Horncastle, Lincolnshire

From Wikipedia, the free encyclopedia
Jump to: navigation, search
Horncastle
St.Mary's church, Horncastle, Lincs. - geograph.org.uk - 65330.jpg
St Mary's Church, Horncastle
Horncastle is located in Lincolnshire
Horncastle
Horncastle
 Horncastle shown within Lincolnshire
Area  5.73 km2 (2.21 sq mi)
Population 6,815 (Census 2011)
   – density  1,189/km2 (3,080/sq mi)
OS grid reference TF2669
   – London 115 mi (185 km)  S
District East Lindsey
Shire county Lincolnshire
Region East Midlands
Country England
Sovereign state United Kingdom
Post town HORNCASTLE
Postcode district LN9 6xx
Dialling code 01507
Police Lincolnshire
Fire Lincolnshire
Ambulance East Midlands
EU Parliament East Midlands
UK Parliament Louth and Horncastle
List of places
UK
England
Lincolnshire

Coordinates: 53°12′29″N 0°06′50″W / 53.208°N 0.114°W / 53.208; -0.114

Horncastle is a market town in the East Lindsey district of Lincolnshire, England. It is situated 17 miles (27 km) geographically east, and 22 miles (35 km) by road, from the city and county town of Lincoln. Horncastle has a population of 6,651 residents.[1]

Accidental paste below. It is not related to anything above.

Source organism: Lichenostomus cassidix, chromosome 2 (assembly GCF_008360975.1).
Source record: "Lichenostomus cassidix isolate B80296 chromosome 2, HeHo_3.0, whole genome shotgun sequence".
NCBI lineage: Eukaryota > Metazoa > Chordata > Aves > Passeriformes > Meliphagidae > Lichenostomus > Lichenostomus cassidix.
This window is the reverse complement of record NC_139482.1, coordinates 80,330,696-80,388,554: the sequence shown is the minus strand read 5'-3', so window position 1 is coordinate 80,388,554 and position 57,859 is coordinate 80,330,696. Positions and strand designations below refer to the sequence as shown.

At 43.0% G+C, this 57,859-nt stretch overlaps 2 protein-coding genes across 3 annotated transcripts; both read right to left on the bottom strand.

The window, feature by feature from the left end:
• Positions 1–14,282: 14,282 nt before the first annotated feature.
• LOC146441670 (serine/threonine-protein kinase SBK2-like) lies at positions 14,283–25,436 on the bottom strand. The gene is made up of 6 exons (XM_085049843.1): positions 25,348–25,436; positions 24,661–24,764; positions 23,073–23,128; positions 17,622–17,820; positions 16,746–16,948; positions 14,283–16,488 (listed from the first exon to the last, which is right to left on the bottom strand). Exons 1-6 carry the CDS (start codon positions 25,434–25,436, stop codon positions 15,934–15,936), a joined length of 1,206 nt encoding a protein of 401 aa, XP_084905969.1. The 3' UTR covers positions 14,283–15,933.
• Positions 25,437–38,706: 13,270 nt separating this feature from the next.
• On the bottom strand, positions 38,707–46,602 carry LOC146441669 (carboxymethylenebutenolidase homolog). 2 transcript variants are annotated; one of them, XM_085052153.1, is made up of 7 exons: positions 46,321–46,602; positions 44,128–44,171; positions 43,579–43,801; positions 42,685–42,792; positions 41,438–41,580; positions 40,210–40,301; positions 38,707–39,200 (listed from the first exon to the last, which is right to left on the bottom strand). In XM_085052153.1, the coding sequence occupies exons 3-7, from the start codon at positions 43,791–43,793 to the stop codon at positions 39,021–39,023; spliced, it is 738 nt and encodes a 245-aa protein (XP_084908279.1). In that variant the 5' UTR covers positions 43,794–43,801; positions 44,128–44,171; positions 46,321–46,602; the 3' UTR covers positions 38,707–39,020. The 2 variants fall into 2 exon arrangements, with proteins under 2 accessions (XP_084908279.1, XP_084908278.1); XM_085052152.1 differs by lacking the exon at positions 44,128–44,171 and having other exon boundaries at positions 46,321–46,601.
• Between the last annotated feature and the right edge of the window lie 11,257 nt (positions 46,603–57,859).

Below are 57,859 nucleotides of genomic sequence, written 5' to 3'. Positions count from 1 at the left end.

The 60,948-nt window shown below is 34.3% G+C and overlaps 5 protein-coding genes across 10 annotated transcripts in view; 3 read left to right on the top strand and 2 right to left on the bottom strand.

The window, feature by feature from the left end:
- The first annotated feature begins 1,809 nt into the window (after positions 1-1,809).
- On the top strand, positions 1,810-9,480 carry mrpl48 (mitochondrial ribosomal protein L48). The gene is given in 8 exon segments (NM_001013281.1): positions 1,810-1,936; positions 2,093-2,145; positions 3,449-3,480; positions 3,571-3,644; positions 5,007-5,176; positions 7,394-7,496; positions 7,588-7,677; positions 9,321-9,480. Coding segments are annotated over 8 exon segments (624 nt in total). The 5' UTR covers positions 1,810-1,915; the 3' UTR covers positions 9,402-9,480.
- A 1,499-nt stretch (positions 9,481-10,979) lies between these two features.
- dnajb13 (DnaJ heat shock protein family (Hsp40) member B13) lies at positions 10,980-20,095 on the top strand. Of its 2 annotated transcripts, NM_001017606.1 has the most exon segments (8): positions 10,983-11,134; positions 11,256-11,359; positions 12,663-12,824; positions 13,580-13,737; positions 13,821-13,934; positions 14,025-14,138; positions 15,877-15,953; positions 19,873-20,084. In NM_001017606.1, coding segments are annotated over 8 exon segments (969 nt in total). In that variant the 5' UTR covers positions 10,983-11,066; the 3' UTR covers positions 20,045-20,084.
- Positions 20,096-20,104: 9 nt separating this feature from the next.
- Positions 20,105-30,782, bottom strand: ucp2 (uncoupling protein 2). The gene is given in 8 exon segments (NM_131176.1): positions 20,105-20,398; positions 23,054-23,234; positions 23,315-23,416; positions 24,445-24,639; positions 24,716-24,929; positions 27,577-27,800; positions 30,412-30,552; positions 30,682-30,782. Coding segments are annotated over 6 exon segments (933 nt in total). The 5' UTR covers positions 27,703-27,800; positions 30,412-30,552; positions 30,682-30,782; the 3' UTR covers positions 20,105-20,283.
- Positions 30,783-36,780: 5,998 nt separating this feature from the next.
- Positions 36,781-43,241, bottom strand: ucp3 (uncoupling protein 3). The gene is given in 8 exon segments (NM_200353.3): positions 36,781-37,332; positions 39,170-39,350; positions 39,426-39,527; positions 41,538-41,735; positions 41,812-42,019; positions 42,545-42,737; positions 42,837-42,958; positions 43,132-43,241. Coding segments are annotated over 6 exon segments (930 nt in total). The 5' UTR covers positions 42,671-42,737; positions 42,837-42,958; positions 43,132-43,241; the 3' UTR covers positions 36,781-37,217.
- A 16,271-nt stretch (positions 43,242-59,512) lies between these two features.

History[edit]

Roman[edit]

The Romans built a fort at Horncastle, which possibly became a Saxon Shore Fort.[2] Although fortified, Horncastle was not on any important Roman roads, which suggests that the River Bain was the principal route of access.

Roman Horncastle has become known as Banovallum (i.e. "Wall on the River Bain") – this name has been adopted by several local businesses and by the town's secondary modern school. But, the Roman name for the settlement is not definitely known:[2] Banovallum was suggested in the 19th century through an interpretation of the Ravenna Cosmography, a 7th-century list of Roman towns and road-stations. [3] Banovallum may have been Caistor.

The walls of the Roman fort remain in places — one section is on display in the town's library, which was built over the top of the wall.[2] The Saxons called the town Hyrnecastre, from whence its modern name was derived.

Horncastle Town Hall

Domesday Book[edit]

Horncastle is listed in the 1086 Domesday Book as consisting of 41 households, including twenty-nine villagers and twelve smallholders, and had 100 acres (0 km2) of meadow and two mills, all belonging to King William.[4]

Church[edit]

Dating from the 13th century prior to the Protestant Reformation, the Anglican parish church is dedicated to Saint Mary. In the Early English style, it is a Grade II* listed building. It was extensively restored between 1859 and 1861 by Ewan Christian.[5]

English Civil War[edit]